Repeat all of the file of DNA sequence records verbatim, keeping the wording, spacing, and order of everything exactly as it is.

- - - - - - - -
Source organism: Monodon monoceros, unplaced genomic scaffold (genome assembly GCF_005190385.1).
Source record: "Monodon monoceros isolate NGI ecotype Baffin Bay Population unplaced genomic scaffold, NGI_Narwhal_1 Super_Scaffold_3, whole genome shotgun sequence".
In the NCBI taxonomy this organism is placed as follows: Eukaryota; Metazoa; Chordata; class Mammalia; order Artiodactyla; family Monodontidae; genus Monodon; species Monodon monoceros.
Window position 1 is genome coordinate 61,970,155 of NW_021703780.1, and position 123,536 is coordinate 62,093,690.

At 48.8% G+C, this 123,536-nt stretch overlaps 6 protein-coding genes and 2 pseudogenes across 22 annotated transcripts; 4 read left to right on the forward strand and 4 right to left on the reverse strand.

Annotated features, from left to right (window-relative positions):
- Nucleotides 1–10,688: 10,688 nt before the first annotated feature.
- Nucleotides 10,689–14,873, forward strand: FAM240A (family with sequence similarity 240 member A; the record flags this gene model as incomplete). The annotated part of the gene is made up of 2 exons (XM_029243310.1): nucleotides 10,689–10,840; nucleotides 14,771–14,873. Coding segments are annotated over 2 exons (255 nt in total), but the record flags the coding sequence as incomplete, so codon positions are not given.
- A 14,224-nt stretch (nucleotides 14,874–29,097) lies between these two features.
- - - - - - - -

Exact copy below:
Source organism: Monodon monoceros, unplaced genomic scaffold (genome assembly GCF_005190385.1).
Source record: "Monodon monoceros isolate NGI ecotype Baffin Bay Population unplaced genomic scaffold, NGI_Narwhal_1 Super_Scaffold_3, whole genome shotgun sequence".
In the NCBI taxonomy this organism is placed as follows: Eukaryota; Metazoa; Chordata; class Mammalia; order Artiodactyla; family Monodontidae; genus Monodon; species Monodon monoceros.
Window position 1 is genome coordinate 61,970,155 of NW_021703780.1, and position 123,536 is coordinate 62,093,690.

At 48.8% G+C, this 123,536-nt stretch overlaps 6 protein-coding genes and 2 pseudogenes across 22 annotated transcripts; 4 read left to right on the forward strand and 4 right to left on the reverse strand.

Annotated features, from left to right (window-relative positions):
- Nucleotides 1–10,688: 10,688 nt before the first annotated feature.
- Nucleotides 10,689–14,873, forward strand: FAM240A (family with sequence similarity 240 member A; the record flags this gene model as incomplete). The annotated part of the gene is made up of 2 exons (XM_029243310.1): nucleotides 10,689–10,840; nucleotides 14,771–14,873. Coding segments are annotated over 2 exons (255 nt in total), but the record flags the coding sequence as incomplete, so codon positions are not given.
- A 14,224-nt stretch (nucleotides 14,874–29,097) lies between these two features.